Two weeks ago, I handed in my final project in completion of the requirements for an MA in Organizational Leadership, a theoretical paper about Complexity Theory. I have mixed feelings about finishing the program – on one hand, I’m thrilled to be done, but on the other hand, I’ve enjoyed the experience immensely, and will actually miss quite a bit about it. It’s time to shift gears, though, and I am looking forward to the next set of opportunities and challenges that come my way.
As I was working on setting up this blog tonight, I had a flashback to high school. I was often bored in school as a kid, but I was also fairly good at it, and occasionally, a teacher took an interest and tried to give me something more challenging to do. In sixth grade, my teacher let me work ahead in math. I finished the entire year’s work in a month. I didn’t have to do math for the rest of the year, so instead, I read when everyone else was stuck doing long division or whatever it is you do in sixth grade math. As a sophomore, a guidance counselor thought I should take the pre-SAT a year early, just for fun. I did it though I wouldn’t say it was particularly fun.
I expected to go to college, but I had absolutely no idea what I wanted to be when I grew up. None, whatsoever. My high school counselor offered me a test that was meant to help determine what job I would be good at. It was a sort of affinity test. I answered a ton of questions, and it spit out the ideal job for me at the end. I wish I had a picture of what my face looked like when my counselor shared the results – they had me pegged as someone that would love to be a garbage collector. Needless to day, I stopped going to her for help.
That was in the late 80s, so I hope that today’s kids have better resources available to them when they face the big question. Regardless, I soon learned that there’s no substitute for experience. My first work experiences all came in factories or restaurants, as I lived in an industrial area of the Midwest. Those jobs taught me a lot about what I didn’t want to do, and I eventually found myself in the Bay Area, and with luck and a little hard word, I ended up with a career in technology. While it’s a career that has served me well, and I’ve had plenty of opportunities to grow, I took some time off and did some freelance work over the past few years so I could get my Master’s degree.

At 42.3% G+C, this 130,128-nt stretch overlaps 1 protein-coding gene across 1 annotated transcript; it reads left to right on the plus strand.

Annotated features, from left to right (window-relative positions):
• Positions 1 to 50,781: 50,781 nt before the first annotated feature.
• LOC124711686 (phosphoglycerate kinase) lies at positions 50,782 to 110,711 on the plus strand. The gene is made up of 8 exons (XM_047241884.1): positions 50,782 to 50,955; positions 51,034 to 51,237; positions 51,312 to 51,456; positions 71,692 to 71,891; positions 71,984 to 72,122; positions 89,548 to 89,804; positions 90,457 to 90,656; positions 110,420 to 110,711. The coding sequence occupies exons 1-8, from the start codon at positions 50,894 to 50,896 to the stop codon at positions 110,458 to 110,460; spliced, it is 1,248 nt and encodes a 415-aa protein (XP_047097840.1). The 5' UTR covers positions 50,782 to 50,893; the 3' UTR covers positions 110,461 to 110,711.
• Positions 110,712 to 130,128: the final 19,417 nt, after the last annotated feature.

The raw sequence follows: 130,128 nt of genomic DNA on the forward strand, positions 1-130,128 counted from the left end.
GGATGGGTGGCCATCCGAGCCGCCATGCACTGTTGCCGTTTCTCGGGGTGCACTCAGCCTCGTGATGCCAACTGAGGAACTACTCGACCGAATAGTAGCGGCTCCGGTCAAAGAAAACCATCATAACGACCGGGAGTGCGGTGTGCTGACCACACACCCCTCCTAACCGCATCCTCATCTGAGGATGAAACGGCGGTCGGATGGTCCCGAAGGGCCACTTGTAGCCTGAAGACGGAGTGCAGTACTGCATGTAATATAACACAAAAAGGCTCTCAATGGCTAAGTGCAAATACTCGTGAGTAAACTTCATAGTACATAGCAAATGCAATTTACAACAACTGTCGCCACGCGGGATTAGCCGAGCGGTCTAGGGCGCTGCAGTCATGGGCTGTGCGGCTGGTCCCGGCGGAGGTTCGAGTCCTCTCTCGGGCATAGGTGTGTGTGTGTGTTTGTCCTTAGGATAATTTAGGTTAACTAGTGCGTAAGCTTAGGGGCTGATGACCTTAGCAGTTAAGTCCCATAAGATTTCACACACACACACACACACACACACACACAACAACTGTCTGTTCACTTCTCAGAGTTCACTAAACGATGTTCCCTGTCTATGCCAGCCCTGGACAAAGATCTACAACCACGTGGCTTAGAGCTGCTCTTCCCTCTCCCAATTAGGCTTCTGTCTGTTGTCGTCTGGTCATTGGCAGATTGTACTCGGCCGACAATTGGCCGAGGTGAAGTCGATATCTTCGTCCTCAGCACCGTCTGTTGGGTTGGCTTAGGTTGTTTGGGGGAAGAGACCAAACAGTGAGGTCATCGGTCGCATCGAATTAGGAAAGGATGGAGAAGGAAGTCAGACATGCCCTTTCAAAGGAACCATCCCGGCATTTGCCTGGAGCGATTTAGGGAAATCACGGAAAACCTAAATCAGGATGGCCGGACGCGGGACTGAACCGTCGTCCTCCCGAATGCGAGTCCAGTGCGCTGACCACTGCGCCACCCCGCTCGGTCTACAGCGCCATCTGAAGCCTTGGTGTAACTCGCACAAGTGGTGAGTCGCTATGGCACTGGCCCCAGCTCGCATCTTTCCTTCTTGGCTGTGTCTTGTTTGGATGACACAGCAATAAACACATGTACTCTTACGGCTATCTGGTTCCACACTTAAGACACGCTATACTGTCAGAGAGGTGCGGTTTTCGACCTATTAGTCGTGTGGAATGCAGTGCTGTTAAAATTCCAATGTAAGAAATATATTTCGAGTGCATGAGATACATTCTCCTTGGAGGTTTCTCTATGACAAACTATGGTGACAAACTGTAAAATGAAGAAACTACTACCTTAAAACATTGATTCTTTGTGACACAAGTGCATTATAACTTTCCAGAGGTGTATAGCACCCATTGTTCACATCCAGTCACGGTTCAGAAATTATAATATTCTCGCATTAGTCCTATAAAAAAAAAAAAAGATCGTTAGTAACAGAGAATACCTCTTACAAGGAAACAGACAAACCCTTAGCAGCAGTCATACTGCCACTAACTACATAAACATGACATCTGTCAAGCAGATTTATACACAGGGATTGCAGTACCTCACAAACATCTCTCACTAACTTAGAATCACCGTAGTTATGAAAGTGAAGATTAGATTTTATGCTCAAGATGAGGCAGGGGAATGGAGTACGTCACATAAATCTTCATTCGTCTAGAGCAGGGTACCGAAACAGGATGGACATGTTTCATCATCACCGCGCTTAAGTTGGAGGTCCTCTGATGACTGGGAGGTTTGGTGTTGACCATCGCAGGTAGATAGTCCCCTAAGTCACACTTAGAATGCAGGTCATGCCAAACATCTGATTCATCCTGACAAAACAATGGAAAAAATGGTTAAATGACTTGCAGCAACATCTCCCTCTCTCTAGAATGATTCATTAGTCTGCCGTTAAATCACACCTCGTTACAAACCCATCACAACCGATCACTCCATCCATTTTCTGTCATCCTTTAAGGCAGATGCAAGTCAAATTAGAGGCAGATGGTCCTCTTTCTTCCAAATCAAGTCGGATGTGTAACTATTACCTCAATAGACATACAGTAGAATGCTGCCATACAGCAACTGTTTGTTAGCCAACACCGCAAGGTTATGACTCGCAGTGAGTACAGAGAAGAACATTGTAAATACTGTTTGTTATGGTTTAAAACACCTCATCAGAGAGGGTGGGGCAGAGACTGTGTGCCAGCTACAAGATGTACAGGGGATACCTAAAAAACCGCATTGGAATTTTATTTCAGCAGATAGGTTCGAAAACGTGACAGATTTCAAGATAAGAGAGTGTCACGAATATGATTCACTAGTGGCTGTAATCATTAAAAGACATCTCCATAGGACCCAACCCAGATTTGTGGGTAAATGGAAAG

When I began, it was more or less a bucket list kind of pursuit. I didn’t really need the degree, but I always wanted to get it. Lucky for me, the program I chose was excellent, and has given me a lot of new fuel and knowledge I can apply to the rest of my career. I am convinced I got much more out of the learning process by waiting until I had years of work experience before I went back to school. I could relate much of what I was learning to real-life experiences I’d already had, and this made the lessons more meaningful. I would highly recommend both the program I took part in, and the process of pursuing higher education as an experienced adult, whether it is in pursuit of a degree or not.